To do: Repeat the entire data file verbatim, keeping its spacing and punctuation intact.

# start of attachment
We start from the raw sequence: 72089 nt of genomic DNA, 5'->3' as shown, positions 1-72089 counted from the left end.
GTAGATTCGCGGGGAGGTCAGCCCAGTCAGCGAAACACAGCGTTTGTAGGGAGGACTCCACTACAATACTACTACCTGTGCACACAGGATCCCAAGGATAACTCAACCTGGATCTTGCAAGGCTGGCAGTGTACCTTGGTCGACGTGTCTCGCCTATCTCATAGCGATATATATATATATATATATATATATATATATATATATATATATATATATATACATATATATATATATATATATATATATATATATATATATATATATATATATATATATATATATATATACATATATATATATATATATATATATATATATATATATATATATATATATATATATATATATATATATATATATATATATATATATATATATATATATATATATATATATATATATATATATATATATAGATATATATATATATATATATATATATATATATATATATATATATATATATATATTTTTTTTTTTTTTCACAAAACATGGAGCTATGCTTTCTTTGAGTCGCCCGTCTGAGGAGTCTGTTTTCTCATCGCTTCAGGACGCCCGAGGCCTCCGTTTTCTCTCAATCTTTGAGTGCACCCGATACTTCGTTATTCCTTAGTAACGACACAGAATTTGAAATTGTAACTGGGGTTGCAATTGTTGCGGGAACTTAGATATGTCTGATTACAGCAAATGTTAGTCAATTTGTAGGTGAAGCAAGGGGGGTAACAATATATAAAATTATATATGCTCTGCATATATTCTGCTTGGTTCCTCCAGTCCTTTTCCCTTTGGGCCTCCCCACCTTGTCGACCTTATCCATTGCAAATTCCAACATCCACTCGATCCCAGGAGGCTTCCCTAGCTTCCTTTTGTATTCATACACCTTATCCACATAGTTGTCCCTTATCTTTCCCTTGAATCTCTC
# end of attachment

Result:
We start from the raw sequence: 72089 nt of genomic DNA, 5'->3' as shown, positions 1-72089 counted from the left end.
GTAGATTCGCGGGGAGGTCAGCCCAGTCAGCGAAACACAGCGTTTGTAGGGAGGACTCCACTACAATACTACTACCTGTGCACACAGGATCCCAAGGATAACTCAACCTGGATCTTGCAAGGCTGGCAGTGTACCTTGGTCGACGTGTCTCGCCTATCTCATAGCGATATATATATATATATATATATATATATATATATATATATATATATATATATACATATATATATATATATATATATATATATATATATATATATATATATATATATATATATATATATATACATATATATATATATATATATATATATATATATATATATATATATATATATATATATATATATATATATATATATATATATATATATATATATATATATATATATATATATATATATATATATATATAGATATATATATATATATATATATATATATATATATATATATATATATATATATATTTTTTTTTTTTTTCACAAAACATGGAGCTATGCTTTCTTTGAGTCGCCCGTCTGAGGAGTCTGTTTTCTCATCGCTTCAGGACGCCCGAGGCCTCCGTTTTCTCTCAATCTTTGAGTGCACCCGATACTTCGTTATTCCTTAGTAACGACACAGAATTTGAAATTGTAACTGGGGTTGCAATTGTTGCGGGAACTTAGATATGTCTGATTACAGCAAATGTTAGTCAATTTGTAGGTGAAGCAAGGGGGGTAACAATATATAAAATTATATATGCTCTGCATATATTCTGCTTGGTTCCTCCAGTCCTTTTCCCTTTGGGCCTCCCCACCTTGTCGACCTTATCCATTGCAAATTCCAACATCCACTCGATCCCAGGAGGCTTCCCTAGCTTCCTTTTGTATTCATACACCTTATCCACATAGTTGTCCCTTATCTTTCCCTTGAATCTCTC